On May 30th, 2023, our Urban Food Equity (UFE) team, including Nghi Dang, Elle Mari, and Lakisha McZeal, organized and led, “Inspiring Conversations on Community Food Justice”. This event brought together nearly 50 diverse individuals excited to connect on the integral role food plays in cultural preservation, reclamation, and a community’s self-determination to live well and be nourished on their own terms. We hosted the event at one of our partner sites, the Sherman Heights Community Center.
The evening began with a screening of “Fighting for Food Justice: San Diego Community Heroes,” a short film we produced in 2022 that features our capacity building work to improve access to healthy food with our local food system partners. After the film, we facilitated a community conversation on food justice and invited attendees to share their reflections and contributions from their own work. We heard perspectives from local community-based food leaders including Regina Gamboa from the Magnolia Project, Daniela Kelly and Francisco Soto from the Sherman Heights Community Center, Rachel Oporto from San Diego Food System Alliance, Kim Frink and Shannon Ratliff from SunCoast Market Co-Op, Daria Van Nice from Second Chance Youth Garden, and Cindy Steele from Grandma LuLu’s Table.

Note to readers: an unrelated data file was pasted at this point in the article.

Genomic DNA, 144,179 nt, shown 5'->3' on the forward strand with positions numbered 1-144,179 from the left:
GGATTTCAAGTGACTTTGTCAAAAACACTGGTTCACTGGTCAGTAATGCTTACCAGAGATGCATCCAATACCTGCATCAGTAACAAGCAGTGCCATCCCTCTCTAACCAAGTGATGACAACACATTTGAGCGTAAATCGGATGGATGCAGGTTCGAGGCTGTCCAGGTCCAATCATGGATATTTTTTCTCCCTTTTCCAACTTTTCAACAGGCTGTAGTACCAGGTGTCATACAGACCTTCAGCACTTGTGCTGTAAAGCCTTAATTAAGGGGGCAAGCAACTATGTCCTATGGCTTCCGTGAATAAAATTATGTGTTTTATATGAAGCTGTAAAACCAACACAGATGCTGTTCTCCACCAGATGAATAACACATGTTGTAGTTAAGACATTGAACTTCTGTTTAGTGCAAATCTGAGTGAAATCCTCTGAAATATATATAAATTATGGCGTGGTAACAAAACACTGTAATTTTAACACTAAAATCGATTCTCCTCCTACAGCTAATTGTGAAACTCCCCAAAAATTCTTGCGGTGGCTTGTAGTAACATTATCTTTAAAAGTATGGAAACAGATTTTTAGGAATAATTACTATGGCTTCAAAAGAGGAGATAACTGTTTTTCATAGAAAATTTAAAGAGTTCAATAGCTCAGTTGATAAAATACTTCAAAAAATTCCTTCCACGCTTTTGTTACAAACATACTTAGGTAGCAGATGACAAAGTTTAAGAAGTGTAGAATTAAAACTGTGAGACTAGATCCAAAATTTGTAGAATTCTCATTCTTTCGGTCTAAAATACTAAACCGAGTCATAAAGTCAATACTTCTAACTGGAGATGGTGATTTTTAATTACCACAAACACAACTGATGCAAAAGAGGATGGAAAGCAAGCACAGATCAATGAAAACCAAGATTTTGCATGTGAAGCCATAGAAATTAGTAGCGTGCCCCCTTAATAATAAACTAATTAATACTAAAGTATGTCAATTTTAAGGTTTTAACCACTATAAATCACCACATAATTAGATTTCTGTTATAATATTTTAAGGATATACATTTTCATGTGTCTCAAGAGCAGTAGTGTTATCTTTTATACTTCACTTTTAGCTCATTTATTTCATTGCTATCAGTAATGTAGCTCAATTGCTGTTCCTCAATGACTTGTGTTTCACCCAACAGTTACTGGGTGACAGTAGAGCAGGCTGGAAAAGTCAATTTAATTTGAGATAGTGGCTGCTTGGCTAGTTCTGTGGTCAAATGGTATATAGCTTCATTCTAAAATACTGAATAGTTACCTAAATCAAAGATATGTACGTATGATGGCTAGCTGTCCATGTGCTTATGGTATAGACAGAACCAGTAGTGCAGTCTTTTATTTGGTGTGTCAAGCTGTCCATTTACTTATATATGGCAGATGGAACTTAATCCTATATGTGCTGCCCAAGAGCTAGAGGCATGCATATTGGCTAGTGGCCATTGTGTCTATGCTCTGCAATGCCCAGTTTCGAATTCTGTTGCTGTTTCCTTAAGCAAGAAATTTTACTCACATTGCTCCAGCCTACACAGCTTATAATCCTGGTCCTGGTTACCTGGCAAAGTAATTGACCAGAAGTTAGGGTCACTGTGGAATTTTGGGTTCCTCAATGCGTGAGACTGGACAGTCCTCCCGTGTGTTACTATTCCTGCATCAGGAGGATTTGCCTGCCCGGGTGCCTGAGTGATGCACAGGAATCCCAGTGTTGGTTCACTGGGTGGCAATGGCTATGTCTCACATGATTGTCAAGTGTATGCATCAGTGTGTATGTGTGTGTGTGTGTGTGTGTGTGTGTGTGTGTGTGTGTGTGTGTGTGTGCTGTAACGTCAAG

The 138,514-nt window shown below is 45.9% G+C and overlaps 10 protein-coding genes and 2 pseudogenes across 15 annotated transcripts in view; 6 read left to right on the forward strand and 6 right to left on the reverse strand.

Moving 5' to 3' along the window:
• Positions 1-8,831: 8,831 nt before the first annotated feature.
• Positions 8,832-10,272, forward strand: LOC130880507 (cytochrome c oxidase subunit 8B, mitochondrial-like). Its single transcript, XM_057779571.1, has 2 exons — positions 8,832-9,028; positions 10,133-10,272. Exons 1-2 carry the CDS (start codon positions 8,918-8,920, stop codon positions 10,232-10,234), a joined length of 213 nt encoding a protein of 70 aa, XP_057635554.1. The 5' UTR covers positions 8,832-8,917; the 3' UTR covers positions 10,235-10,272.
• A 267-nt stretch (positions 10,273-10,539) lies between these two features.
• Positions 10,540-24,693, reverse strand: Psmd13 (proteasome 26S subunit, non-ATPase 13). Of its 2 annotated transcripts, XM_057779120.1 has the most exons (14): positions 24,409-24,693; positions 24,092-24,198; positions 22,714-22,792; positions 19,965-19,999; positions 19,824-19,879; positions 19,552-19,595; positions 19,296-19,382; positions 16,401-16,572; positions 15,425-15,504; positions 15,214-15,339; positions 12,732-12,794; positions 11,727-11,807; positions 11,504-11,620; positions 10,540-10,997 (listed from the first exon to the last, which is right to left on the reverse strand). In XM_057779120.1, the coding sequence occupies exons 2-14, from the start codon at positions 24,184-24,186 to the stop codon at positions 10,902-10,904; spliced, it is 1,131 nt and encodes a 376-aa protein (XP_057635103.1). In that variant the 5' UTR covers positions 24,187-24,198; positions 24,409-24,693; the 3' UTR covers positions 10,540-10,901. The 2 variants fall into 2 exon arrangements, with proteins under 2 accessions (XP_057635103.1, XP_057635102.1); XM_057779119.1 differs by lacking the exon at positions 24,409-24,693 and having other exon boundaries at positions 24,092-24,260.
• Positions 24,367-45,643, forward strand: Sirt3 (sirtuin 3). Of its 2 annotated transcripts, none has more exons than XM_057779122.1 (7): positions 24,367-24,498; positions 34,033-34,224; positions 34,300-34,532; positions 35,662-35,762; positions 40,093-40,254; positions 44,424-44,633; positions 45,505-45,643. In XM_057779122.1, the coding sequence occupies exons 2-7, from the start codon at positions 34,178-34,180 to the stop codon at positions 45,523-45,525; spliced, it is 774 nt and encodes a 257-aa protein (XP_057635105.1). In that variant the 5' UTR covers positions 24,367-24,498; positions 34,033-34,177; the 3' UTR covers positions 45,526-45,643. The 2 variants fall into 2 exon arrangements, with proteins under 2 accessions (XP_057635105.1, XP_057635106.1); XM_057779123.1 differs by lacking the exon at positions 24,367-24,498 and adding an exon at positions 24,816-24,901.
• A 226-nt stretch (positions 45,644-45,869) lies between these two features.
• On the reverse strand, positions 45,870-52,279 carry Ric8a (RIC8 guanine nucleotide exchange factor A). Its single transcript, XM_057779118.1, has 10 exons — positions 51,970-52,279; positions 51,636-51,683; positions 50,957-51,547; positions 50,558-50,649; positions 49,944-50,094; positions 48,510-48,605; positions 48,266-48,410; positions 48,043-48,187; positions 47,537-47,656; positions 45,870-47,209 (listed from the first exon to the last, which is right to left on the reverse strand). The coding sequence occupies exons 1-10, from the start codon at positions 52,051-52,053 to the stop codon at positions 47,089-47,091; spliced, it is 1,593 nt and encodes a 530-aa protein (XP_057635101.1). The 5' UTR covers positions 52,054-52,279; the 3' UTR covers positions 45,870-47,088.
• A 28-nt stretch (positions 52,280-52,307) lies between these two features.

Next, we turned the program agenda over to our community partner, Mario Ceballos of the POC Fungi Community, to show their thought-provoking film,“Flor de Maiz“, which celebrates and reclaims huitlacoche as a significant cultural Indigenous food. After the screening, Mario led a cooking demonstration making a squash soup topped with huitlacoche and pomegranate seeds for everyone to try. If you haven’t tasted huitalacoche yet, our audience described it as earthy, subtle, and ancestral. Indigenous young leaders from the Kumeyaay Nation and Dr. Angélica Yañez, professor of Ethnic Studies at Palomar College, greatly contributed to POC Fungi Community’s conversation on reclaiming Indigenous foods and the joy in connecting with a “taste memory”, as described in “Flor de Maiz”.
Our event was catered by Chef Aureny Aranda of Au Gourmet, a trained Kitchenista from the Olivewood Gardens Cooking for Salud Program. Aureny prepares food in the licensed commercial kitchen space available at Sherman Heights Community Center. Flowers were provided by Inceui Flowers, a collective of women of color farmers, florists, and herbalists in San Diego County.
We look forward to hosting more conversations on community food justice and holding space for our partners and newcomers to meet, engage, and collaborate.